This Martin Luther King, Jr. Day, we celebrate centuries past and present civil rights leaders’ dedication to forging racial equality. Although we often associate the Civil Rights Movement with non-violent actions, not all its leaders championed civil disobedience. Some believed that the only way to end violent, institutionalized racial oppression was through armed resistance. Among these groups was the Black Panther Party that fought police brutality against blacks at home, while linking their struggle to a global fight against imperialism abroad. We sat down with Dr. Joshua Bloom, Fellow at the Ralph J. Bunche Center at UCLA and co-author of Black Against Empire: The History and Politics of the Black Panther Party, to discuss his formative text on the controversial yet pivotal moment in American history.
The Black Panthers’ political posters were at once violent and rousing. What was the role of revolutionary art in the Party, and how did the Panther leadership leverage art to curate its public image?
The Black Panther Party leadership carefully managed its public image. The Party sought to portray itself as a viable revolutionary organization to its constituents, on the one hand, and as worthy of support in the face of brutal repression to a broader public. Black Panther political artwork was crucial to this endeavor, inspiring revolutionary commitment without alienating supporters. Accompanying the “Free Huey!” campaign, the iconic image of Party leader Huey Newton in a wicker throne suggested that Newton was the legitimate representative of not only the Party, but black America generally, and that United States government efforts to penalize him constituted imperialist acts.
You wrote that in 1969, FBI Director J. Edgar Hoover publicly declared: “the Black Panther Party, without question, represents the greatest threat to internal security of the country.” You also wrote that the federal government “was secretly developing what would become its most intensive program to repress any black political organizations.” How successful was the government’s publicity war against the Party and its leaders? Were these effects lasting? How has the government’s campaign shaped the Panthers’ legacy nearly half a century later?
Hoover’s actions were central to a broad federal effort to destroy not only the Black Panther Party as an organization, but the political possibility it represented. In Hoover’s words, the overall goal was to prevent the Party and similar political efforts from “gaining respectability, by discrediting them.” When the Special Agent in Charge of the counterintelligence effort against the Black Panther Party in San Francisco challenged Hoover on the wisdom of repressing the Party’s free breakfast for children program, Hoover responded:
One of our primary aims in counterintelligence as it concerns the [Black Panther Party] is to keep this group isolated from the moderate black and white community which may support it. This is most emphatically pointed out in their Breakfast for Children Program, where they are actively soliciting and receiving support from uninformed whites and moderate blacks…You state that the Bureau under the [Counterintelligence Program] should not attack programs of community interest such as the [Black Panther Party] ‘Breakfast for Children.’ You state that this is because many prominent ‘humanitarians,’ both white and black, are interested in the program, as well as churches which are actively supporting it. You have obviously missed the point.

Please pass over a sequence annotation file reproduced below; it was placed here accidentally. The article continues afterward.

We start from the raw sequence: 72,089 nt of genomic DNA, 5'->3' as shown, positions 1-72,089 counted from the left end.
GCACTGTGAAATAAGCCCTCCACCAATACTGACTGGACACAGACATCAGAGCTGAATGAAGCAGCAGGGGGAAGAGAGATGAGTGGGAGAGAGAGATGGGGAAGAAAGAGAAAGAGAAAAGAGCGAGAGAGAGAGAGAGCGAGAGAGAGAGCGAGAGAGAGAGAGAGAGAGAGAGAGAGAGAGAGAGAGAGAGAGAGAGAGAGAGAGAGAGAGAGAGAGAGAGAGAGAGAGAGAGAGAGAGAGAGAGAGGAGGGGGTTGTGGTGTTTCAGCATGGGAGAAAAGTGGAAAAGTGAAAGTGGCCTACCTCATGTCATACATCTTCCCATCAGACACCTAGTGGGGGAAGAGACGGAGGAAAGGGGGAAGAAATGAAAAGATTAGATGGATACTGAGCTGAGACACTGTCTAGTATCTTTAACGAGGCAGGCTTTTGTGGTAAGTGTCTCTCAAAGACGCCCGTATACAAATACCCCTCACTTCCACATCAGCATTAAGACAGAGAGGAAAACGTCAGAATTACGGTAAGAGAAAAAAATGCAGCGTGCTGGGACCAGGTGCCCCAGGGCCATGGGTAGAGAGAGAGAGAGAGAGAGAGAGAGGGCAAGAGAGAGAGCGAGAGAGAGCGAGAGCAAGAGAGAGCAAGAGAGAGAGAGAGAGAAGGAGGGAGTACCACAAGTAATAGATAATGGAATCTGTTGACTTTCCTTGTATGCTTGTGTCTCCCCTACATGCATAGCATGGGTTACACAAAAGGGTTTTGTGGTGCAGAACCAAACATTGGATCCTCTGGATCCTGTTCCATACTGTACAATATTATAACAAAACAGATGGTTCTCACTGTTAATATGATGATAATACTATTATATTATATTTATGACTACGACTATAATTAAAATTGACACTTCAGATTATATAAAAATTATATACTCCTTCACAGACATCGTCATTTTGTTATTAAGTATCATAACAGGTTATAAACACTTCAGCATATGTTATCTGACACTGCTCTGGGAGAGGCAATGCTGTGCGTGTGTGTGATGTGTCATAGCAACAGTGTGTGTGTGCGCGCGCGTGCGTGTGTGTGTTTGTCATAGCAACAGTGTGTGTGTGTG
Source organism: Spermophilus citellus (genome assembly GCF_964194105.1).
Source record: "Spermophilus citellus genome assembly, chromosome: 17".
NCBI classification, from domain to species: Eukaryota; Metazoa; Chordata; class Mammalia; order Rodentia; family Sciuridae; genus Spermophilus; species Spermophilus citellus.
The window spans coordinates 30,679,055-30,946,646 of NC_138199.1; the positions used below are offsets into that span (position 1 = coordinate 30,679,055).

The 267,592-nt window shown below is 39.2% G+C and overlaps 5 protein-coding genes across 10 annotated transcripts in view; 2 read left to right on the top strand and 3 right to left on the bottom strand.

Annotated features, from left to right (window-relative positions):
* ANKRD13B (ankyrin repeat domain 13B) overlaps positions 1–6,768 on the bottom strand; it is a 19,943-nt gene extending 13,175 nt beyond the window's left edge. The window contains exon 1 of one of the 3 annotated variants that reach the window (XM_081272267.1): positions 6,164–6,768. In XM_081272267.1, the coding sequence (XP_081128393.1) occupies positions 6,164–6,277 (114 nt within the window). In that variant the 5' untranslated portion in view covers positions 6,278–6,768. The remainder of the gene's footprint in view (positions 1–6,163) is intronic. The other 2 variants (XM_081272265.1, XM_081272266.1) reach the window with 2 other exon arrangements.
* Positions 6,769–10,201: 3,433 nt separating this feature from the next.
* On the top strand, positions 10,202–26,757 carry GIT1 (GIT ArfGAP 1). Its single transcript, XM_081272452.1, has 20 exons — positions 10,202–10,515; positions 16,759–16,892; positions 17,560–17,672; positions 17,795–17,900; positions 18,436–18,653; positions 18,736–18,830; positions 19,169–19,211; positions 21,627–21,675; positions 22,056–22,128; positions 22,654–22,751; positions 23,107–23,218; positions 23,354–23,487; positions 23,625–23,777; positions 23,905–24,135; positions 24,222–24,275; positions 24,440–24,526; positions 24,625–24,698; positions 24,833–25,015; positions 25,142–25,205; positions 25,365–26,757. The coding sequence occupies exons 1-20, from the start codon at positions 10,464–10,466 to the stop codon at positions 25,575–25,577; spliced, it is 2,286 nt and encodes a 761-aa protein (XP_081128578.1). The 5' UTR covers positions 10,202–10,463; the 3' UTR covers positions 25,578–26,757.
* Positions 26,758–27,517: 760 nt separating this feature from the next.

The vast repressive effort targeting the Black Panther Party eventually worked, but only when coupled with far reaching concessions to the broader constituencies that supported the Party in the face of repression. Ironically, so long as black people were virtually excluded from police departments, political representation, elite education, and middle class jobs—and so long as the military draft persisted—the Party appeared invulnerable to repression. Through 1969 and into 1970, the period of greatest repression of the Black Panther Party, the party continued to rapidly expand in membership and influence. Ultimately, the politics of the Black Panther Party have to be understood as one important factor, amongst many complex historical causes, contributing to black political access, expansion of the black middle class, and elimination of the draft.
Black Against Empire is a formative text that reconsiders the historical significance of the Black Panther Party. Above all, what do you hope readers will take away from your book?
Neat caricatures of what democratic politics are supposed to look like will never deliver far reaching social transformation. Historical change is messy, and often revolves around novel insurgent practices—ways of acting and thinking that make business as usual impossible, yet draw broad allied support in the face of repression by authorities. For example, if Black Lives Matter mobilizations are to dismantle the New Jim Crow, they must find new ways of challenging authority. In specific, what is needed are disruptive practices the repression of which expose the myth of colorblind racism just as powerfully as have the videos of police killing unarmed black people. Otherwise authorities will drive the response to the recently available video evidence of the longstanding practice of brutal policing of black people, and the reforms will barely scratch the surface.
What are you reading right now?
Aldon D. Morris, The Scholar Denied: W.E.B. Du Bois and the Birth of Modern Sociology (California 2015).